Reforming the Incorporated Societies Act – Why are we still waiting?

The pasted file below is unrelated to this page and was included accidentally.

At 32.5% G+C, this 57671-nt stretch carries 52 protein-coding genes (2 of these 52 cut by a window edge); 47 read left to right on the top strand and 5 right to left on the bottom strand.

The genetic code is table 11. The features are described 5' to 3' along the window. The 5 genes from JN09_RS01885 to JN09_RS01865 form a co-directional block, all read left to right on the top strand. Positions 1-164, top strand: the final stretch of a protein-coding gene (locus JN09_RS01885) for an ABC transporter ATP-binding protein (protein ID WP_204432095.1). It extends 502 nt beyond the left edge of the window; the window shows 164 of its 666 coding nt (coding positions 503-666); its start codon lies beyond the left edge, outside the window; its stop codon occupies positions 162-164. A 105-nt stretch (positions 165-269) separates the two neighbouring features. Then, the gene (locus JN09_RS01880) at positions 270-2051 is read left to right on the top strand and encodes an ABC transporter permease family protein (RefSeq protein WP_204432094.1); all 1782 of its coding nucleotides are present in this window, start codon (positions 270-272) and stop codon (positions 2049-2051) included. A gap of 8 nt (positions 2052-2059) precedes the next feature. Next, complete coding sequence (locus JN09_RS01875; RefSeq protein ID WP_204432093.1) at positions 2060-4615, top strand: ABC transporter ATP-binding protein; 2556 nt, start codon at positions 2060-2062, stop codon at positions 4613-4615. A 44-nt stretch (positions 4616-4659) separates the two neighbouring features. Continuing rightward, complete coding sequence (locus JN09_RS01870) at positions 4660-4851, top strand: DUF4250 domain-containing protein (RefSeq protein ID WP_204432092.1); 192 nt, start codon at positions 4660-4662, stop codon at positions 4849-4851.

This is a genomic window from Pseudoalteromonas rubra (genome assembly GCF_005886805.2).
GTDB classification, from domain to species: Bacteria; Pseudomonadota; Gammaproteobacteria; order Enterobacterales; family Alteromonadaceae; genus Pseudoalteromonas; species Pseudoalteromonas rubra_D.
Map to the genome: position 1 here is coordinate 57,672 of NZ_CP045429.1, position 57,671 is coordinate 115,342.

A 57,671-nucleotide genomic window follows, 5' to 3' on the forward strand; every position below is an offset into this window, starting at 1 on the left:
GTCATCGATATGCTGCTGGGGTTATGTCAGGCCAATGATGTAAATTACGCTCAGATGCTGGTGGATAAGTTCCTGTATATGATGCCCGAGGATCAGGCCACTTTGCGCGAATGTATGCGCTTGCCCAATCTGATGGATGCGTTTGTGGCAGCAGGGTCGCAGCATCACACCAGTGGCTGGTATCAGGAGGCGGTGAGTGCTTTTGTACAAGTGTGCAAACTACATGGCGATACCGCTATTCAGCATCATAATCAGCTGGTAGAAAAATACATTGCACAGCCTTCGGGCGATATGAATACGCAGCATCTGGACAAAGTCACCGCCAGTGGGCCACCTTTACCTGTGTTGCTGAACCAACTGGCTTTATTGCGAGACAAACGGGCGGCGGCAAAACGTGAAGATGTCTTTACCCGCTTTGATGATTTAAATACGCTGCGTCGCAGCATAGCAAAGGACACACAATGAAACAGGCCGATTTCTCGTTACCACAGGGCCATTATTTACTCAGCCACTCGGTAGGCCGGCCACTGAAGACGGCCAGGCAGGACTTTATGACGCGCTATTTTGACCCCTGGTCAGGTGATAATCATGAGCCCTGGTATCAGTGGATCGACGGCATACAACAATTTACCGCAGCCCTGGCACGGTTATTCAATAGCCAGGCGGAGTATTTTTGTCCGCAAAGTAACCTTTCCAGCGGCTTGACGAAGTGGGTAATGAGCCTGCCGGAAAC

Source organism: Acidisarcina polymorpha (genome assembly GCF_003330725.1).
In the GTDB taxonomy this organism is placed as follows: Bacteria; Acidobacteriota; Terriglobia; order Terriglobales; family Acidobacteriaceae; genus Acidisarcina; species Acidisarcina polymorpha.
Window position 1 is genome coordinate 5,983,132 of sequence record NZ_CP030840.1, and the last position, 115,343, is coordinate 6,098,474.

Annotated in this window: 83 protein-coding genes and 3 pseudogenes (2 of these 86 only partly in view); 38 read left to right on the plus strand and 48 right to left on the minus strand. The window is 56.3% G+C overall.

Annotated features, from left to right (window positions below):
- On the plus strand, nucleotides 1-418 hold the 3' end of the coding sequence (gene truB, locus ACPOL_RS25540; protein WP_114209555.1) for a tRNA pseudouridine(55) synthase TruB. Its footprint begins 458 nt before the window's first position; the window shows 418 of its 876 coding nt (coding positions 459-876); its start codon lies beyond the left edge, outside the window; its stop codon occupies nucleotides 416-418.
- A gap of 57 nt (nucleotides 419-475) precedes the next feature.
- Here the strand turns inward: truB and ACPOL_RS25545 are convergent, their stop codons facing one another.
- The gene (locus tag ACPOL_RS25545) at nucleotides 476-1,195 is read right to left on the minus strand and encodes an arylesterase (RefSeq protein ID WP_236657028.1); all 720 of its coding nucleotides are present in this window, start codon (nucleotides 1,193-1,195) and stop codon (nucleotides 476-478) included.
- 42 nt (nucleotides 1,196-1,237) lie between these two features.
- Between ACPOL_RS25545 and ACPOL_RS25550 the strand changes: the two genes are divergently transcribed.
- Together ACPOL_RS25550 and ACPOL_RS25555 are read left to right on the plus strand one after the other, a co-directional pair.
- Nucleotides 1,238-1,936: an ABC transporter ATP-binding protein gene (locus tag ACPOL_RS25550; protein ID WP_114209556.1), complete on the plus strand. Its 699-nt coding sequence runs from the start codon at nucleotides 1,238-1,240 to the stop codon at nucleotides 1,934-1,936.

New Zealand was among the first countries to legislate for the incorporation of many types of community organisations. However, we now lag behind other jurisdictions; notably the Australian States and Canadian Provinces. The archaic nature of the Incorporated Societies Act 1908, the Charitable Trusts Act 1957 and other statutes governing not-for-profit organisations has been discussed in previous articles in this series (in July and August 2011); namely Reforming the Not-For-Profit Statutes – Fundamental Questions, Reforming the Not-For-Profit Statutes – Constitutional Questions, Reforming the Not-For-Profit Statutes – Liquidation, Dissolution, Mergers and Transition, Reforming the Not-For-Profit Statutes – Legal Powers and Resolving Disputes, and Reforming the Not-For-Profit Statutes – Governance Questions (which are not going to be updated) , and those articles also discussed the Law Commission project into the adequacy of those Acts.  Now we are waiting for some legislative action!   The reform process Like all legislation, the Incorporated Societies Act 1908 can only be changed by Parliament. Our Law Commission was established to provide Parliament, the Government and the public with independent, expert advice on what are, almost invariably, what lawyers describe as “black letter” law issues; that is, law which is seldom politically controversial but which enables people to get on with their everyday lives. Such “black letter” law includes statutes like the Property Law Act, Land Transfer Act, Companies Act, Burial and Cremation Act, and the Trustee Act. The Minister of Justice’s 1 July 2010 reference to the Law Commission (seven years ago!) requested it to investigate the “uncomfortably old” Incorporated Societies Act 1908. About 12 months later, the Commission published an Issues Paper on reforming the...